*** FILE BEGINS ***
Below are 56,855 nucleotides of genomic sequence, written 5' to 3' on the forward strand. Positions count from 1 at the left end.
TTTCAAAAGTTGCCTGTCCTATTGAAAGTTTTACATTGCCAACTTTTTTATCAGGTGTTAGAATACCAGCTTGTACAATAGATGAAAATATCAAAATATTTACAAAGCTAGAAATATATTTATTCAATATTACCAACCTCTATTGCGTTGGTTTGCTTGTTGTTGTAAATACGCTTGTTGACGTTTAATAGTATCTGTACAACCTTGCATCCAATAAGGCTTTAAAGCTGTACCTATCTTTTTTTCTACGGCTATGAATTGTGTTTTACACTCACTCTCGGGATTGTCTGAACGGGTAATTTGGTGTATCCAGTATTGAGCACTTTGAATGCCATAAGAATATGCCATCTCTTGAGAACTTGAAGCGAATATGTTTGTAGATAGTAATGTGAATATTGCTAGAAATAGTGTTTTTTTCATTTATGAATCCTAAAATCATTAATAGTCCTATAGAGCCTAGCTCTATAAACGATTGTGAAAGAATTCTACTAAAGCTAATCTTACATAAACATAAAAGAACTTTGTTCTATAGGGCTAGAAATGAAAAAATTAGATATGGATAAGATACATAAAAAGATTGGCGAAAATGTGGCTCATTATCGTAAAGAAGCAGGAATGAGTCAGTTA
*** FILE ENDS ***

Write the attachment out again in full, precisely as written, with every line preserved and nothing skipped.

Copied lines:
Below are 56,855 nucleotides of genomic sequence, written 5' to 3' on the forward strand. Positions count from 1 at the left end.
TTTCAAAAGTTGCCTGTCCTATTGAAAGTTTTACATTGCCAACTTTTTTATCAGGTGTTAGAATACCAGCTTGTACAATAGATGAAAATATCAAAATATTTACAAAGCTAGAAATATATTTATTCAATATTACCAACCTCTATTGCGTTGGTTTGCTTGTTGTTGTAAATACGCTTGTTGACGTTTAATAGTATCTGTACAACCTTGCATCCAATAAGGCTTTAAAGCTGTACCTATCTTTTTTTCTACGGCTATGAATTGTGTTTTACACTCACTCTCGGGATTGTCTGAACGGGTAATTTGGTGTATCCAGTATTGAGCACTTTGAATGCCATAAGAATATGCCATCTCTTGAGAACTTGAAGCGAATATGTTTGTAGATAGTAATGTGAATATTGCTAGAAATAGTGTTTTTTTCATTTATGAATCCTAAAATCATTAATAGTCCTATAGAGCCTAGCTCTATAAACGATTGTGAAAGAATTCTACTAAAGCTAATCTTACATAAACATAAAAGAACTTTGTTCTATAGGGCTAGAAATGAAAAAATTAGATATGGATAAGATACATAAAAAGATTGGCGAAAATGTGGCTCATTATCGTAAAGAAGCAGGAATGAGTCAGTTA